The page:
Below is my “Big Day Out” column from the Saturday, January 28, 2012, Swansea edition of the South Wales Evening Post.
Enjoy a spot of peace A big day out! RICHARD THOMAS heads to …. the Botanical Gardens at Singleton Park in Swansea.
WHY? Although the gardens are at their most stunning in August there is still lots to see even in the winter months, with up to 200 different plants having been seen in flower during this time of the year. Set within the tranquil surroundings of Singleton main park, it is a very relaxing place to sit, relax and maybe seek some inspiration for your own garden. WHAT’S THE BUZZ? The beautiful Botanical Gardens are based in the old Walled Garden which was used as the kitchen and flower garden by the Vivian family from 1853. Today the gardens contain fine specimens of rare and exotic plants from across the world. There’s plenty to take in, the Botanical Gardens house one of Wales' premier collections of florae, with spectacular herbaceous borders and large glasshouses packed full of displays. The gardens are also home to Ty'r Blodau, an educational and visitor centre available for school visits, workshops and meetings. ANY HISTORY? In 1847 John Henry Vivian purchased Veranda House for his son Henry Vivian and his wife Jessie. Less than a year later, sadly, Jessie died giving birth to their son. Distraught by his wife’s death, the rich industrialist resolved never to live in the house and by 1853 only the estate lodge remained, the principal part of Veranda House
having been dismantled. St Paul's Church in Sketty was built as a memorial to Jessie and a bronze and red granite statue of Henry Vivian still stands near St. Mary’s Church in the city centre.
By 1919 the Singleton Estate as it had become had amalgamated some 12 farms to amass 250 acres. That year the Swansea County Borough Council decided to purchase the land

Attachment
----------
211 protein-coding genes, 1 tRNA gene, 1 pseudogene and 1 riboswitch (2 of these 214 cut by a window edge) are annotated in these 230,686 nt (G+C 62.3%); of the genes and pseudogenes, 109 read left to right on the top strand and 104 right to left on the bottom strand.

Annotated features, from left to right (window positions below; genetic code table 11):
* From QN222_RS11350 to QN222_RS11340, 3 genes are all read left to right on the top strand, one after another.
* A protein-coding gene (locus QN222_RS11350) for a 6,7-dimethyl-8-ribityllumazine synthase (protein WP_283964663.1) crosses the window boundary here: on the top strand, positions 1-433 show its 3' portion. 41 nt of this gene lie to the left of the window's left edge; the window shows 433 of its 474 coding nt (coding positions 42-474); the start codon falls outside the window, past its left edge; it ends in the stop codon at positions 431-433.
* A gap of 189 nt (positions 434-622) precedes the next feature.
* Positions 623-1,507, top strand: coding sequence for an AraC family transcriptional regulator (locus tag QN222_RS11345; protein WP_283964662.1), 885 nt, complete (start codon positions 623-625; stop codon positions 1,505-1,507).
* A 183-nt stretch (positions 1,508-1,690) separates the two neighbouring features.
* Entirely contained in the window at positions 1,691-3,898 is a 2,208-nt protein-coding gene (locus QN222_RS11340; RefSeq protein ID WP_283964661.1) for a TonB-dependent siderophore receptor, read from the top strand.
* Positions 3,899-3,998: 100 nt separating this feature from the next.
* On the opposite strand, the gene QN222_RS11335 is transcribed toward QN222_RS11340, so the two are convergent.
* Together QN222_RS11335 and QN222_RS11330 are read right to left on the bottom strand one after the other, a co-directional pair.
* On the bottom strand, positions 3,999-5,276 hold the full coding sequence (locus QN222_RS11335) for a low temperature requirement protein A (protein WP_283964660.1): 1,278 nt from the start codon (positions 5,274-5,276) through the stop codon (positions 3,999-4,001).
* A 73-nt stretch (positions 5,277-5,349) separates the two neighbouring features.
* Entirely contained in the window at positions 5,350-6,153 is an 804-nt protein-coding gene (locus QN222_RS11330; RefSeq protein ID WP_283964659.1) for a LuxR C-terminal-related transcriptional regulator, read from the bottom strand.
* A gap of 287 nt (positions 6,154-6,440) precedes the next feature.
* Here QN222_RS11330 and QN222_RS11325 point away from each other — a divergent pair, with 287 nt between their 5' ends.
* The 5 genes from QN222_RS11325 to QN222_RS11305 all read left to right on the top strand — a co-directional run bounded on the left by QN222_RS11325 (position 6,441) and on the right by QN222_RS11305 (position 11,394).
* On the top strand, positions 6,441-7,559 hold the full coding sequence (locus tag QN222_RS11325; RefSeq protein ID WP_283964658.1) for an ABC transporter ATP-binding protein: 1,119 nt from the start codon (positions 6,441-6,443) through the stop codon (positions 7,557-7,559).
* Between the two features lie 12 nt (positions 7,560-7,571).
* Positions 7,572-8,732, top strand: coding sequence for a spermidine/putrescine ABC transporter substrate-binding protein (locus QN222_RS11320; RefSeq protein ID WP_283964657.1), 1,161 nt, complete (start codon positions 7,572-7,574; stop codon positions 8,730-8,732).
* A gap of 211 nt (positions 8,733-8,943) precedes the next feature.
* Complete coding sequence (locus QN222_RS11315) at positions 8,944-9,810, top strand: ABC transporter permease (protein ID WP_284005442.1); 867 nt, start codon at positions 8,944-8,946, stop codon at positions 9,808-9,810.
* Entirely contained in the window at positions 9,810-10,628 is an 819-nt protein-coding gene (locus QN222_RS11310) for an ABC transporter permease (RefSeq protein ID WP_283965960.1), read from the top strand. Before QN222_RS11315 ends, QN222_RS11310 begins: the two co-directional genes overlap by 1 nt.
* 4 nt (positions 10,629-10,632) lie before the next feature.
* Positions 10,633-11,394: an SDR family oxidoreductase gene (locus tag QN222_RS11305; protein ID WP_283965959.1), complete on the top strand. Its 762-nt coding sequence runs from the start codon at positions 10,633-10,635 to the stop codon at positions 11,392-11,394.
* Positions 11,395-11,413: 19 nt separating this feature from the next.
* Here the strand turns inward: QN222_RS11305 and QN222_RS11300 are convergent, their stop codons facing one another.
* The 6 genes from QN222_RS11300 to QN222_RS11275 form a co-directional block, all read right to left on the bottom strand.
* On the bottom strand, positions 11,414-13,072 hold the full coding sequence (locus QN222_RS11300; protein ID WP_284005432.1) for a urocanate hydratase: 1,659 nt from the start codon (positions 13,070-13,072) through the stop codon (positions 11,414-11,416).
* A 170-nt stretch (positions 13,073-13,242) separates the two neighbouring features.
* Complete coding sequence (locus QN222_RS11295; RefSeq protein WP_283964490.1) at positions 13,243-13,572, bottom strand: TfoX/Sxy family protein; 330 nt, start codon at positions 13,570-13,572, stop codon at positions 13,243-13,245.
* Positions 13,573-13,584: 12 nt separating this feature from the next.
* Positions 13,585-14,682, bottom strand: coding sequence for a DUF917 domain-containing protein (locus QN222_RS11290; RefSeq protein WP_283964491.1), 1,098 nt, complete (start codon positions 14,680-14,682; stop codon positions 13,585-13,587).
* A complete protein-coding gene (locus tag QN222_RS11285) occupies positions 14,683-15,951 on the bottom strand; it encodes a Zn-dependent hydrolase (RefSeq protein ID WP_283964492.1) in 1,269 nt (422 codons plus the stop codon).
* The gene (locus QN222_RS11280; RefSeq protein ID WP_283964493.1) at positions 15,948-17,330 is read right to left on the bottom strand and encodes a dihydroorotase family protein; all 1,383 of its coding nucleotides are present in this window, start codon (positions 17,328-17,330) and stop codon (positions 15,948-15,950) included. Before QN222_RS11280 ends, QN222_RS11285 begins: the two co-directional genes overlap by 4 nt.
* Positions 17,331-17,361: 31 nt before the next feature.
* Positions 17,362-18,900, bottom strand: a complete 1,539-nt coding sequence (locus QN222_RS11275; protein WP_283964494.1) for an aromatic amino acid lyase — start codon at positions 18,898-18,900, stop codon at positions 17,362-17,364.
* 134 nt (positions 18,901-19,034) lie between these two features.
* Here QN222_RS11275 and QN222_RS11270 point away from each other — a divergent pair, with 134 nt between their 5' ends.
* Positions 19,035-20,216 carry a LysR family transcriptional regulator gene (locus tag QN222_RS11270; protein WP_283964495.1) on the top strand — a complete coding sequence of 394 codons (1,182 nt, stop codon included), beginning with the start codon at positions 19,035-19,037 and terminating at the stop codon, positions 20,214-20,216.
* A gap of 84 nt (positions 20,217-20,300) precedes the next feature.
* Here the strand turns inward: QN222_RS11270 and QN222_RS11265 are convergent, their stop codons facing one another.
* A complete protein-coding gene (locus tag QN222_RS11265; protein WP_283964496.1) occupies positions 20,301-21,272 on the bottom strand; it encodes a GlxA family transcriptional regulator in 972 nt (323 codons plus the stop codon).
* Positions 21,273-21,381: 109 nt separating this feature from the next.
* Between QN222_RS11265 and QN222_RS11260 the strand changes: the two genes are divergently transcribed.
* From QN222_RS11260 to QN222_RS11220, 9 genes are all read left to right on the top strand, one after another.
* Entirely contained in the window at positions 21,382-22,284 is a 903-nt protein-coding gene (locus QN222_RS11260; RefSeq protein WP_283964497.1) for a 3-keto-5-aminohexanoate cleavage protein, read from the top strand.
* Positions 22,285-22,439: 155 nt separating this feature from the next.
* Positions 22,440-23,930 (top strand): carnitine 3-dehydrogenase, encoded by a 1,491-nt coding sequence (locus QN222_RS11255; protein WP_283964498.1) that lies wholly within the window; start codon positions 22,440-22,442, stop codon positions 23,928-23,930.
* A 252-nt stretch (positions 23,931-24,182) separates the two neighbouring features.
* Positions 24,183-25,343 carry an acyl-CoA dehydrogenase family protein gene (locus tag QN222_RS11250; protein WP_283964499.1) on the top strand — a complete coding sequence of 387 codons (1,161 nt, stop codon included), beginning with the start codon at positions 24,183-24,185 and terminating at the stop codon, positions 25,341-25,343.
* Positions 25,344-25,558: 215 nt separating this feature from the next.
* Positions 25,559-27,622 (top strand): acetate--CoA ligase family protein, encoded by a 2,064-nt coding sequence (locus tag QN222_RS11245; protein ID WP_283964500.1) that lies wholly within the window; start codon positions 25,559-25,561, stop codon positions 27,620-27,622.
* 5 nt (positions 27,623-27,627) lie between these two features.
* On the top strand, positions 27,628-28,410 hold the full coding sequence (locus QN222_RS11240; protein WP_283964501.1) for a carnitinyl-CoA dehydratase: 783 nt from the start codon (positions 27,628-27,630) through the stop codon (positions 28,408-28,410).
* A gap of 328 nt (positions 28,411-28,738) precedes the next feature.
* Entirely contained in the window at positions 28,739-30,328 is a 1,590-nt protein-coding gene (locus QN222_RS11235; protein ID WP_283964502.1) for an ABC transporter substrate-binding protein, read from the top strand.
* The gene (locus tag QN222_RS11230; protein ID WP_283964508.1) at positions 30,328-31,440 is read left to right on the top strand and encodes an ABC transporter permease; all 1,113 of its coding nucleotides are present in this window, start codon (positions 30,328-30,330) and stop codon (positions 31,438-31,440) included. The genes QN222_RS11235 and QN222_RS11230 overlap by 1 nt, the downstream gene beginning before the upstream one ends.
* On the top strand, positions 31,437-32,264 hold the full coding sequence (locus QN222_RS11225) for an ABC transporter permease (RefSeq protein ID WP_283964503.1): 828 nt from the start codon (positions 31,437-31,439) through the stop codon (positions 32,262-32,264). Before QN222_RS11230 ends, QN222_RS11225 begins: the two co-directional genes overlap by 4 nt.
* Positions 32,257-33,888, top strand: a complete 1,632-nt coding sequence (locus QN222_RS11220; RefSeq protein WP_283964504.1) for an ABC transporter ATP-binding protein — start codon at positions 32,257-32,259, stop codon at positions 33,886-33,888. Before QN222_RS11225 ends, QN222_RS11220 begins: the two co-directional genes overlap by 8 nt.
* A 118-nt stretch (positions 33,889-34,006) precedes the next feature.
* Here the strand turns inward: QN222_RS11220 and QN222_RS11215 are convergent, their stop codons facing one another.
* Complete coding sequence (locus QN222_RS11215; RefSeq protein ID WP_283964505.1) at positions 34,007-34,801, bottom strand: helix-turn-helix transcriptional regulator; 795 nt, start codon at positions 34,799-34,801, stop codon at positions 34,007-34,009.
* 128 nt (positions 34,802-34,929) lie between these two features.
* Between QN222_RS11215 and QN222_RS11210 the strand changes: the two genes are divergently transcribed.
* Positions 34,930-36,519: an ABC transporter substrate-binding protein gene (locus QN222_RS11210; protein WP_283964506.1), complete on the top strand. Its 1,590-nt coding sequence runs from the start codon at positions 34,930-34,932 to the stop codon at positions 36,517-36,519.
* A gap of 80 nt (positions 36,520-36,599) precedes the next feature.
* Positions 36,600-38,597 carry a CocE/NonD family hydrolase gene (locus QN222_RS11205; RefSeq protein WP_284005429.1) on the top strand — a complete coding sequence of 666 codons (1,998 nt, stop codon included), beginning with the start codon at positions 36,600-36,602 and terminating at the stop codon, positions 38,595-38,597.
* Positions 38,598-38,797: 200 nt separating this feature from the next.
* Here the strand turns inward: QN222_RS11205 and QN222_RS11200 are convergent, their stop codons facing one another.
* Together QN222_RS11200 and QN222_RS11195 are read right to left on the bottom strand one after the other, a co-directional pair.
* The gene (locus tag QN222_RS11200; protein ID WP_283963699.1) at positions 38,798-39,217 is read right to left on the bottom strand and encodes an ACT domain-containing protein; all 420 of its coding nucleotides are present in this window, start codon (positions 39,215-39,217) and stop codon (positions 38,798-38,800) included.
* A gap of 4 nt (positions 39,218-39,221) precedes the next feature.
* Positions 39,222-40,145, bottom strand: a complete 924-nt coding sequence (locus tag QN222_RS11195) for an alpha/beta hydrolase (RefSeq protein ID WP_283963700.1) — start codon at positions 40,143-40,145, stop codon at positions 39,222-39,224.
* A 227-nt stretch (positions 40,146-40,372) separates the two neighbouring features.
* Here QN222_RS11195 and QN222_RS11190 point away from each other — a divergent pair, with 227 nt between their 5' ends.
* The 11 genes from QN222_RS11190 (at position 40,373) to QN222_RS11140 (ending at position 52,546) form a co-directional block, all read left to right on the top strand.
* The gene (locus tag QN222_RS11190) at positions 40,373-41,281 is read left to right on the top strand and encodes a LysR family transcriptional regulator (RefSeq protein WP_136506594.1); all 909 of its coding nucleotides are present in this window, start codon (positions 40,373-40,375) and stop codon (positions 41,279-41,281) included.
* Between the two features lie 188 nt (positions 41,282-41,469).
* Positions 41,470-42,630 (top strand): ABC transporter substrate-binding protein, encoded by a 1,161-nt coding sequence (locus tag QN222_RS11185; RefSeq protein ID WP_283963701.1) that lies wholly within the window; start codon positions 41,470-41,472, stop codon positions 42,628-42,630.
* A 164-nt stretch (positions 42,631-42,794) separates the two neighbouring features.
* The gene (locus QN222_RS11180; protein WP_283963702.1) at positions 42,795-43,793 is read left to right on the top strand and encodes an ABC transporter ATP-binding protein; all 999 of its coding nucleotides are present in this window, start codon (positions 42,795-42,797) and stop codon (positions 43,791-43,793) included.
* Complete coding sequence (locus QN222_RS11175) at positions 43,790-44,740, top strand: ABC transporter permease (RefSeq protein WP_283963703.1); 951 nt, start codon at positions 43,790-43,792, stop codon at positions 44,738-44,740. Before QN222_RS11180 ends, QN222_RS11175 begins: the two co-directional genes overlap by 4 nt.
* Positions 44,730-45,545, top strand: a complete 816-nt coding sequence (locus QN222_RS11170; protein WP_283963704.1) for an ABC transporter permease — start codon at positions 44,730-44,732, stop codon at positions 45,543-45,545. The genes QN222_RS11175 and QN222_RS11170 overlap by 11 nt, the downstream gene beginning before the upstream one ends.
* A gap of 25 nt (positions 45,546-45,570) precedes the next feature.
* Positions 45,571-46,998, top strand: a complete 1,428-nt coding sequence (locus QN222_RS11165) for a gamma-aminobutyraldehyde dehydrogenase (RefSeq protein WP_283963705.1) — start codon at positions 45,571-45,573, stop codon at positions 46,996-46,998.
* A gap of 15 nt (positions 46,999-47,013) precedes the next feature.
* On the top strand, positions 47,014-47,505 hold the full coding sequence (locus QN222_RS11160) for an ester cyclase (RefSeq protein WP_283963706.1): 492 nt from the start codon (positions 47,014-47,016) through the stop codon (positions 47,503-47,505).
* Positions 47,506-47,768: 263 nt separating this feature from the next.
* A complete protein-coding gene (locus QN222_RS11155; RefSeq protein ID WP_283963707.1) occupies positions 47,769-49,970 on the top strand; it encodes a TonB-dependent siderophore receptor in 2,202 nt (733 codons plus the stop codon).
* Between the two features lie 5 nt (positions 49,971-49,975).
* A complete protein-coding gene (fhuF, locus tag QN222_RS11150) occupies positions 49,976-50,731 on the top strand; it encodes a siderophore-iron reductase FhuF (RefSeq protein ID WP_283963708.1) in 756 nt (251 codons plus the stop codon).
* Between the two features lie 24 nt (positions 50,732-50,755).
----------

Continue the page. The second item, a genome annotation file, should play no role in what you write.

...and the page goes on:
from the Vivian family for use as a public park. Daniel Bliss, who was trained at Kew Gardens, was chiefly responsible for the purchase of the estate and in 1920 began to oversee its transformation into a public park and garden. Today’s Botanical Gardens is largely the result of his vision. WHAT TO TAKE? Singleton Botanical Gardens are free for the public to visit. Parking can be found on Sketty Road outside Singleton Park. Inside the park is the fabulous Pub On The Pond serving great value food everyday of the week for the whole family. With their Squire Deal you can enjoy two main meals for just £10! There’s even a children’s adventure playground just outside, so dress warmly. LOOK OUT FOR? The glasshouses simulate a variety of different climates from around the world: in the hot Desert House environment you'll find cacti and succulent plants, while in the Tropical House you can see plants found in the rain forest and tropical jungles. These include the comprehensive collection of orchids and epiphytes such as bromeliads and tillandsias. In the Economics glasshouse you’ll find plants that come from mostly sub-tropical regions and some Mediterranean countries, and that are of economic importance, including sugar cane, coconuts, olives and coffee. This glasshouse also contains a colourful collection of begonias. WHEN TO GO? The gardens are open everyday until 4.30pm. Regular plant sales take place in the gardens every Saturday. TELL ME MORE: You can find them at Singleton Park in Swansea.For sat nav users the postcode is SA2 8QD. Phone 01792 298637.